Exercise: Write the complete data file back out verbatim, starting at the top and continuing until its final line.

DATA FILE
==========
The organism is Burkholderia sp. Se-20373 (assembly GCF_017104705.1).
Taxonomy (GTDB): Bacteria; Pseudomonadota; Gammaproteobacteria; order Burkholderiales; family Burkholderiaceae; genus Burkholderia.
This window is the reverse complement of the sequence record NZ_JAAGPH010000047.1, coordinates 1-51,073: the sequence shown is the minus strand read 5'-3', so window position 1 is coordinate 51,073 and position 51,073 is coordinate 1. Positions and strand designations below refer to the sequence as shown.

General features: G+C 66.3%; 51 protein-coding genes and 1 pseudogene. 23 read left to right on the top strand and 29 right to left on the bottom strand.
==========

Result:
The organism is Burkholderia sp. Se-20373 (assembly GCF_017104705.1).
Taxonomy (GTDB): Bacteria; Pseudomonadota; Gammaproteobacteria; order Burkholderiales; family Burkholderiaceae; genus Burkholderia.
This window is the reverse complement of the sequence record NZ_JAAGPH010000047.1, coordinates 1-51,073: the sequence shown is the minus strand read 5'-3', so window position 1 is coordinate 51,073 and position 51,073 is coordinate 1. Positions and strand designations below refer to the sequence as shown.

General features: G+C 66.3%; 51 protein-coding genes and 1 pseudogene. 23 read left to right on the top strand and 29 right to left on the bottom strand.